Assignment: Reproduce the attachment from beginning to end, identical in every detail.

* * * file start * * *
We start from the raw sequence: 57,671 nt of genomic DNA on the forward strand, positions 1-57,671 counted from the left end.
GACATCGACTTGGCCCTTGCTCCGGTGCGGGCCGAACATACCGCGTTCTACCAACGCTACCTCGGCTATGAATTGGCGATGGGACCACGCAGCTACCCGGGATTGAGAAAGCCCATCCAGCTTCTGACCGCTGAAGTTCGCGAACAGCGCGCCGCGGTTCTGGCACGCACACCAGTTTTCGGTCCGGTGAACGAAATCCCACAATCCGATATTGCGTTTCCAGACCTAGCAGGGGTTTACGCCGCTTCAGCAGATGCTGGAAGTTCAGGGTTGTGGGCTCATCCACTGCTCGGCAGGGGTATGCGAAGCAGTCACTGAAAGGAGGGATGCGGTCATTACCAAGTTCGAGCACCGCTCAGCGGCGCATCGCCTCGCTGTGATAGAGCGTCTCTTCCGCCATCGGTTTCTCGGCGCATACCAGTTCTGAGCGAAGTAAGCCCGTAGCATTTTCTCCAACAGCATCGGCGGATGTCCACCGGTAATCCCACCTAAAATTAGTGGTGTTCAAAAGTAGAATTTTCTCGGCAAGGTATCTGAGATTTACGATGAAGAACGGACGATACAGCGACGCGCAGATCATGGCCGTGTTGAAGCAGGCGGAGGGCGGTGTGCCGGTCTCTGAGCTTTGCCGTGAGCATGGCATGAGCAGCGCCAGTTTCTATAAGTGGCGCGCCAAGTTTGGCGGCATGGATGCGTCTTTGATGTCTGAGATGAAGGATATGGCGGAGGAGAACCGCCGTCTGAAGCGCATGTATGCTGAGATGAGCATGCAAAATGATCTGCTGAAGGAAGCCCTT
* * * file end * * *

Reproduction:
We start from the raw sequence: 57,671 nt of genomic DNA on the forward strand, positions 1-57,671 counted from the left end.
GACATCGACTTGGCCCTTGCTCCGGTGCGGGCCGAACATACCGCGTTCTACCAACGCTACCTCGGCTATGAATTGGCGATGGGACCACGCAGCTACCCGGGATTGAGAAAGCCCATCCAGCTTCTGACCGCTGAAGTTCGCGAACAGCGCGCCGCGGTTCTGGCACGCACACCAGTTTTCGGTCCGGTGAACGAAATCCCACAATCCGATATTGCGTTTCCAGACCTAGCAGGGGTTTACGCCGCTTCAGCAGATGCTGGAAGTTCAGGGTTGTGGGCTCATCCACTGCTCGGCAGGGGTATGCGAAGCAGTCACTGAAAGGAGGGATGCGGTCATTACCAAGTTCGAGCACCGCTCAGCGGCGCATCGCCTCGCTGTGATAGAGCGTCTCTTCCGCCATCGGTTTCTCGGCGCATACCAGTTCTGAGCGAAGTAAGCCCGTAGCATTTTCTCCAACAGCATCGGCGGATGTCCACCGGTAATCCCACCTAAAATTAGTGGTGTTCAAAAGTAGAATTTTCTCGGCAAGGTATCTGAGATTTACGATGAAGAACGGACGATACAGCGACGCGCAGATCATGGCCGTGTTGAAGCAGGCGGAGGGCGGTGTGCCGGTCTCTGAGCTTTGCCGTGAGCATGGCATGAGCAGCGCCAGTTTCTATAAGTGGCGCGCCAAGTTTGGCGGCATGGATGCGTCTTTGATGTCTGAGATGAAGGATATGGCGGAGGAGAACCGCCGTCTGAAGCGCATGTATGCTGAGATGAGCATGCAAAATGATCTGCTGAAGGAAGCCCTT